And the boost helped tip the fundraising over £100,000.
The Langholm Initiative is seeking to raise £2.2 million to double the size of the vast new Tarras Valley Nature Reserve, created last year following the successful first stage of the South of Scotland’s biggest community land buyout.
Success would boost plans for community regeneration, including nature-based tourism opportunities, and for tackling the nature and climate emergencies.
Over 1000 people from across the UK and the world have now donated to the public crowdfunder on Go Fund Me at bit.ly/LangholmMoorAppeal, which aims to raise at least £150,000 of the £2.2m needed.
Tarras Valley Nature Reserve estate manager Jenny Barlow said: “Thanks to the donation from Rewilding Britain and the amazing support and generosity of so many people from across the UK and the world, we’ve taken our ‘impossible dream’ another step closer to reality.
“But we have a long way to go if we are to safeguard this land for future generations by bringing it into community ownership. A big push is needed over the next few weeks to get us over the line. We really need people to keep donating to the crowdfunder, while we also seek support from major funders.”
Rebecca Wrigley, Rewilding Britain’s chief executive, said: “The people of Langholm are showing how community-led nature recovery projects can make a real difference for people, nature and climate, and this hugely important project deserves all the support it can get.
“The buyout is an inspiring example of local empowerment and the positive change that can happen when people come together with a bold vision. We’re delighted to add our support alongside the remarkable generosity shown by over 1000 people worldwide, and we urge major funders to back the appeal and help the community achieve something truly historic.”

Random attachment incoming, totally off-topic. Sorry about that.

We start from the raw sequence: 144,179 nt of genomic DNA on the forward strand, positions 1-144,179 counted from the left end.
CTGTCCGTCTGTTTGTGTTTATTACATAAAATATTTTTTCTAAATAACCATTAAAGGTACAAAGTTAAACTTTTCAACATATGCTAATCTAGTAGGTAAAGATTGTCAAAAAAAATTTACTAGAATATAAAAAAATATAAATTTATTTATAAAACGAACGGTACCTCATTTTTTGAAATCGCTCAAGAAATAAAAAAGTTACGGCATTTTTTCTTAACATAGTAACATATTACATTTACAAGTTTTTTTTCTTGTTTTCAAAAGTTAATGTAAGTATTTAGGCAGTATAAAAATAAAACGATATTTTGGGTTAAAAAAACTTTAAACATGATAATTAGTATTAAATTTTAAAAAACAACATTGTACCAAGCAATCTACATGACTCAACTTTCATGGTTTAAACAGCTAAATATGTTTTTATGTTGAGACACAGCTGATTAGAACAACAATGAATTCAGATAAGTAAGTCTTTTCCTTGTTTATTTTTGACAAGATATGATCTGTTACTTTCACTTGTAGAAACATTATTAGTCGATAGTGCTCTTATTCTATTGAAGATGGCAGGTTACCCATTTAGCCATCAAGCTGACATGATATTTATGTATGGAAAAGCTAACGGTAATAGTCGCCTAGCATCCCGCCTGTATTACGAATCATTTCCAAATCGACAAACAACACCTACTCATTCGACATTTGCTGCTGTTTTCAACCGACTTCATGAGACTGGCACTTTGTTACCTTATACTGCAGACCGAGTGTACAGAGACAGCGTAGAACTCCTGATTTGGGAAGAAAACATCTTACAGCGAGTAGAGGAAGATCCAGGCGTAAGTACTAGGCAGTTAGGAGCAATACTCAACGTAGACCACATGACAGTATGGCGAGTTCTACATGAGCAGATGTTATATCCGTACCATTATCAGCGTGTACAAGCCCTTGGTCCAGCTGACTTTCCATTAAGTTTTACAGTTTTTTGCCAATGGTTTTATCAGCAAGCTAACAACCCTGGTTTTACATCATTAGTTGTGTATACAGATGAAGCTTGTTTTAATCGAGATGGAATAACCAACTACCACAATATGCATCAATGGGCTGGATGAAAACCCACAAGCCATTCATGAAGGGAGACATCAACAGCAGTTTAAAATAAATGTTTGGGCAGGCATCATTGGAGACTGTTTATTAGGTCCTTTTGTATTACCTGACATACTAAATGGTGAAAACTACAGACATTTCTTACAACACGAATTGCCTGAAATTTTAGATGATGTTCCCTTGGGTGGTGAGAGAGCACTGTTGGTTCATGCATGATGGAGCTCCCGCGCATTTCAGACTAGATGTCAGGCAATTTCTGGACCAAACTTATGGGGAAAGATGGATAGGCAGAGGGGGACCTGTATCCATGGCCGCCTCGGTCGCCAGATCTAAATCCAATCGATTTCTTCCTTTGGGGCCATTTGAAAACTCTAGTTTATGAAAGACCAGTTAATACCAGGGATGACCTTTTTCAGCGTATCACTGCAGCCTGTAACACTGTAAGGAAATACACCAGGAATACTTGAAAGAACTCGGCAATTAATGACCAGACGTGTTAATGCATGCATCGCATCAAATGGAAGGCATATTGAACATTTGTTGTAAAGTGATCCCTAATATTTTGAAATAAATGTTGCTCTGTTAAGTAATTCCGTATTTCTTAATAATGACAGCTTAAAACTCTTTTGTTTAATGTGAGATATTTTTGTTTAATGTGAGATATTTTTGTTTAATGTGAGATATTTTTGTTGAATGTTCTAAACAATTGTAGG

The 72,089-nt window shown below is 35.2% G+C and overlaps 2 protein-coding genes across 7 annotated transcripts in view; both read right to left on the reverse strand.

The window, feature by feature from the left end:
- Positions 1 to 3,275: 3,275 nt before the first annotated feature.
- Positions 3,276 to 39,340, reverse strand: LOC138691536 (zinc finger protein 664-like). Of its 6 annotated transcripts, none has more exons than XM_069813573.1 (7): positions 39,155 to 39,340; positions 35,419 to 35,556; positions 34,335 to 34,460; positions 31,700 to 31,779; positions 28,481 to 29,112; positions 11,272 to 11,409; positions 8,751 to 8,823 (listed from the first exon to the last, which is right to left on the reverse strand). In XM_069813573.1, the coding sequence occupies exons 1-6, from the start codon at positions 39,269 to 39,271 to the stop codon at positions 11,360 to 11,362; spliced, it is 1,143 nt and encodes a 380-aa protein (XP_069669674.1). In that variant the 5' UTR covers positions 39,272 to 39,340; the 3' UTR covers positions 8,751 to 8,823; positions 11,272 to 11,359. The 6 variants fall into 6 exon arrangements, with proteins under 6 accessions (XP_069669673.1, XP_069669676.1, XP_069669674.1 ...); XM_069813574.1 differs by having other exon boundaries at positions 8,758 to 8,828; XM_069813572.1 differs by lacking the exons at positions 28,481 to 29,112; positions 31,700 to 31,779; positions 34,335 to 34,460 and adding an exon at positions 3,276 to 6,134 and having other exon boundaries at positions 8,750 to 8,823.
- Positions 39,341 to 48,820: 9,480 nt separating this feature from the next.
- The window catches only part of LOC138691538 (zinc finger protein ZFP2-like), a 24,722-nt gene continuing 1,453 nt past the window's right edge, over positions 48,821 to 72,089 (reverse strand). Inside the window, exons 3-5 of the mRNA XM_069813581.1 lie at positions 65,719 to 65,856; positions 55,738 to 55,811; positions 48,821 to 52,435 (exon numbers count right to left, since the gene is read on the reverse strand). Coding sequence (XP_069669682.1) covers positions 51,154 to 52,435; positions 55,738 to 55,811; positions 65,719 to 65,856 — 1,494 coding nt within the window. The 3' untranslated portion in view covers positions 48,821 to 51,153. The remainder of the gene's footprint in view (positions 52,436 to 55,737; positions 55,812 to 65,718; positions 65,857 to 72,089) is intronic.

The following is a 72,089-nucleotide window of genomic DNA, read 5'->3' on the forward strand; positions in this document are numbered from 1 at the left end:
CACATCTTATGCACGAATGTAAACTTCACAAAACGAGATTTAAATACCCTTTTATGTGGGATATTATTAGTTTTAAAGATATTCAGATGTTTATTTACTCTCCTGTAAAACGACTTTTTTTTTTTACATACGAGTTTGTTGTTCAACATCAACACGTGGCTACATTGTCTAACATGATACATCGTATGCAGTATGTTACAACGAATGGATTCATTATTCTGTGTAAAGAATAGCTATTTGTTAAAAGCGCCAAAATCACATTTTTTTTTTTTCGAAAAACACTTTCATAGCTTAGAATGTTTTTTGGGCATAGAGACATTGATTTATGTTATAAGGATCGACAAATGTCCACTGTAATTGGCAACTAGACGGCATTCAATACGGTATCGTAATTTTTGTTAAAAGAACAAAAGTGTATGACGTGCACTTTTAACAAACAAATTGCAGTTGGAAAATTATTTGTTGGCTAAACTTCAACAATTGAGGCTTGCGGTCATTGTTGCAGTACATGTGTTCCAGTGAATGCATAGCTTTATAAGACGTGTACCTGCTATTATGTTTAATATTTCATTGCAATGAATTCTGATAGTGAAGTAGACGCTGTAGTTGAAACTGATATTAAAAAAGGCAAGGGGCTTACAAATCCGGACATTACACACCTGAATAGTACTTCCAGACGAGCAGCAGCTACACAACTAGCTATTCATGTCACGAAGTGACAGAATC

They are in a race against time to complete the buyout by purchasing a remaining 5300 acres of Langholm Moor from Buccleuch, before the land is put on the open market after the May 31 deadline – or the community’s chance of purchasing the land will be lost forever.
If the land goes on the open market, its price will probably rise beyond the community’s reach. There are fears it may then be bought by corporate investment firms, which are land banking in Scotland.
The first phase of the buyout saw the Langholm Initiative and Buccleuch reach an agreement of £3.8 million for 5200 acres of land and six residential properties in October 2020. On the resulting nature reserve, globally important peatlands and ancient woods are being restored, native woodlands established, and a haven ensured for wildlife, while jobs on the land have risen to six from zero
To find out more, visit langholminitiative.org.uk.